But Pope Benedict did not stop with his gracious hospitality. No. He also gave us plenty of fatherly advice -- for our ministry as pastors of the Church and our personal role in the New Evangelization.

Here's an especially striking example from his first ad limina address: "Evangelization," the Successor of St. Peter noted, ". . . appears not simply a task to be undertaken ad extra; we ourselves are the first to need re-evangelization. As with all spiritual crises, whether of individuals or communities, we know that the ultimate answer can only be born of a searching, critical and ongoing self-assessment and conversion in the light of Christ's truth."

As we bishops at the just concluded Synod of Bishops confessed in our closing message:
"We, however, should never think that the new evangelization does not concern us as Bishops personally. In these days voices among the Bishops were raised to recall that the Church must first of all heed the Word before she can evangelize the world. The invitation to evangelize becomes a call to conversion."

"We Bishops firmly believe that we must convert ourselves first to the power of Jesus Christ who alone can make all things new, above all our poor existence. With humility we must recognize that the poverty and weaknesses of Jesus' disciples, especially us, his ministers, weigh on the credibility of the mission. We are certainly aware – we bishops first of all – that we can never really be equal to the Lord's calling and mandate to proclaim His Gospel to the nations. We… do not hesitate to recognize our personal sins. We are, however, also convinced that the Lord's Spirit is capable of renewing His Church and rendering her garment resplendent if we let Him mold us." (Final Message of the Synod of Bishops to the People of God, October 28, 2012)

The New Evangelization reminds us that the very agents of evangelization – you and me -- will never achieve that abundant harvest Blessed John XXIII described unless we are willing and eager to first be evangelized ourselves. Only those themselves first evangelized can then evangelize. As St. Bernard put it so well, "If you want to be a channel, you must first be a reservoir."

I would suggest this morning that this reservoir of our lives and ministry, when it comes especially to the New Evangelization, must first be filled with the spirit of interior conversion born of our own renewal. That's the way we become channels of a truly effective transformation of the world, through our own witness of a penitential heart, and our own full embrace of the Sacrament of Penance.
"To believers also the Church must ever preach faith and penance," declared the council fathers in the very first of the documents to appear, Constitution on the Sacred Liturgy. (SC, n. 9)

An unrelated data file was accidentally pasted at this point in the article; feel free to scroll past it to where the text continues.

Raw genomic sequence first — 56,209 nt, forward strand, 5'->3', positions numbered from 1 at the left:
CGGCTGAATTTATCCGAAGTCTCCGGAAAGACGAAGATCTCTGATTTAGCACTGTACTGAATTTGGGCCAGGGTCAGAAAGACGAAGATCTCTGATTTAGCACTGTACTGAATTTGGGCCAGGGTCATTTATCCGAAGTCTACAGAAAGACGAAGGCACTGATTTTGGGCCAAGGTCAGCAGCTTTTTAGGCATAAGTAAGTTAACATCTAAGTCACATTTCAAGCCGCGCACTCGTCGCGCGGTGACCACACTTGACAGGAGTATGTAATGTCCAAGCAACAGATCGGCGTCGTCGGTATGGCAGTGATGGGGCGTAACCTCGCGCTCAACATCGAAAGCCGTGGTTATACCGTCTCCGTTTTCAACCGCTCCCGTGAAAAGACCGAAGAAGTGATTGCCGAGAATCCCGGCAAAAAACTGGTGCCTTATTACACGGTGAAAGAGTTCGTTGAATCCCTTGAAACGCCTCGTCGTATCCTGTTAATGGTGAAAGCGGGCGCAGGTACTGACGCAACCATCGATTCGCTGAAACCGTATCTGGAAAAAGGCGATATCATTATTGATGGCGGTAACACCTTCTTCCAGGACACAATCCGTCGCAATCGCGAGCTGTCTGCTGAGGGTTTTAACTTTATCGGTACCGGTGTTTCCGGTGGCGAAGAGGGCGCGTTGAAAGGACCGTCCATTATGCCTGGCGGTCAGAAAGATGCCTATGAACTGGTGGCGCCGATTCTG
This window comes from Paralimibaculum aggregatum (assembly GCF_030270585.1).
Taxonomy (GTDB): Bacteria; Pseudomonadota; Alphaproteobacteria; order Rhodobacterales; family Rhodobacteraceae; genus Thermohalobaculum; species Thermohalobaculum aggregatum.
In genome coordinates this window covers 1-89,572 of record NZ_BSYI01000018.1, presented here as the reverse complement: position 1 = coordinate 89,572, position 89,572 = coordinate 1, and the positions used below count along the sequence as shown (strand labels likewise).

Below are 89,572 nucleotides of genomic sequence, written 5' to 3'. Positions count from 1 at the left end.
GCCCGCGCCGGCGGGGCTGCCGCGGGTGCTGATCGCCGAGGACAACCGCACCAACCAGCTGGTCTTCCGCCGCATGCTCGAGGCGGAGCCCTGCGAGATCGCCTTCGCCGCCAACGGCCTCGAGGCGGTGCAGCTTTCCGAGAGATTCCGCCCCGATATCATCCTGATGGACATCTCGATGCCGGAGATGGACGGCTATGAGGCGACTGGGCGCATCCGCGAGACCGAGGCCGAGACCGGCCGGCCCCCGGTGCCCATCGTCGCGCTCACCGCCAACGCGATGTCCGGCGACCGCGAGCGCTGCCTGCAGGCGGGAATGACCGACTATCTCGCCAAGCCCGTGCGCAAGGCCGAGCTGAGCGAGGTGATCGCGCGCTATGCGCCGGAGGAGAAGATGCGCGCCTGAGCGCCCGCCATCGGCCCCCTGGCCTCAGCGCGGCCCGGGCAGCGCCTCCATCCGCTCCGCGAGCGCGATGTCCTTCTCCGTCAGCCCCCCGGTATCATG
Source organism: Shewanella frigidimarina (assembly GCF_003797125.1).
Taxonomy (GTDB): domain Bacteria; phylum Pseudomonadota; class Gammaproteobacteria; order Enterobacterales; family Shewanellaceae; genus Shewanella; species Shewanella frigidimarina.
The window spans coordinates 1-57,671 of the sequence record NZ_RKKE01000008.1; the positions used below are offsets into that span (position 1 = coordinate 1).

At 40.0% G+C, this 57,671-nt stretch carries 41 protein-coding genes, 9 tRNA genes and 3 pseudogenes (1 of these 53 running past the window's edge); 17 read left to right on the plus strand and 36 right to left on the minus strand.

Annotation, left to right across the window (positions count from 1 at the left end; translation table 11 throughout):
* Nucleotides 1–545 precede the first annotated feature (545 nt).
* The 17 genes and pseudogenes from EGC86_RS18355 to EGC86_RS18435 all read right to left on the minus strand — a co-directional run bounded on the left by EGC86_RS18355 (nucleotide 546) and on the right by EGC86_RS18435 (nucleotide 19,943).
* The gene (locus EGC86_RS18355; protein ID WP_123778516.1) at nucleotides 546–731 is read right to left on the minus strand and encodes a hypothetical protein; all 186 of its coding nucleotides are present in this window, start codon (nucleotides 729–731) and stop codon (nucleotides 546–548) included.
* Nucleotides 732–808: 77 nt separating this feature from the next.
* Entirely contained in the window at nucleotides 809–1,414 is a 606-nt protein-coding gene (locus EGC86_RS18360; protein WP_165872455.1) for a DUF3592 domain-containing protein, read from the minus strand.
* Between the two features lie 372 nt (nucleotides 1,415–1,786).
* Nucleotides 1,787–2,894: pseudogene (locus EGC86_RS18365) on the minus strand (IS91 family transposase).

To be sure, the sacraments of initiation - - Baptism, Confirmation, the Eucharist - - charge, challenge, and equip the agents of evangelization. Without those sacraments, we remain isolated, unredeemed, timid and unfed.

But, the Sacrament of Reconciliation evangelizes the evangelizers (what a great description of the fruit of Confession), and it does so as it brings us sacramentally into contact with Jesus, who calls us to conversion of heart, and allows us to answer his invitation to repentance -- a repentance from within that can then transform the world without.

What an irony that despite the call of the Second Vatican Council for a renewal of the Sacrament of Penance, what we got instead was its near disappearance.

We became very good in the years following the Council in calling for the reform of structures, systems, institutions, and people other than ourselves. That, too, is important; it can transform our society and world. But did we fail along the way to realize that in no way can the New Evangelization be reduced to a program, a process, or a call to structural reform; that it is first and foremost a deeply personal conversion within? "The Kingdom of God is within," as Jesus taught.

The premier answer to the question "What's wrong with the world?" "what's wrong with the church?" is not politics, the economy, secularism, sectarianism, globalization or global warming . . .none of these, as significant as they are. As Chesterton wrote, "The answer to the question 'What's wrong with the world?' is just two words: 'I am,'"

I am! Admitting that leads to conversion of heart and repentance, the marrow of the Gospel-invitation. I remember the insightful words of a holy priest well known to many of us from his long apostolate to priests and seminarians in Rome, Monsignor Charles Elmer, wondering aloud from time to time if, following the close of the Council, we had sadly become a Church that forgot how to kneel. If we want the New Evangelization to work, it starts on our knees.

Remember a few years back, when Cardinal Cahal Daly led us in our June retreat? Speaking somberly of the Church in his home country, he observed, "The Church in Ireland is in the dirt on her knees." Then he paused, and concluded, "Maybe that's where the Church is at her best."

We kneel in the Sacrament of Penance because we are profoundly sorry for our faults and our sins, serious obstacles to the New Evangelization. But then we stand forgiven, resolute to return to the work entrusted to us - as evangelizers of the Gospel of Mercy.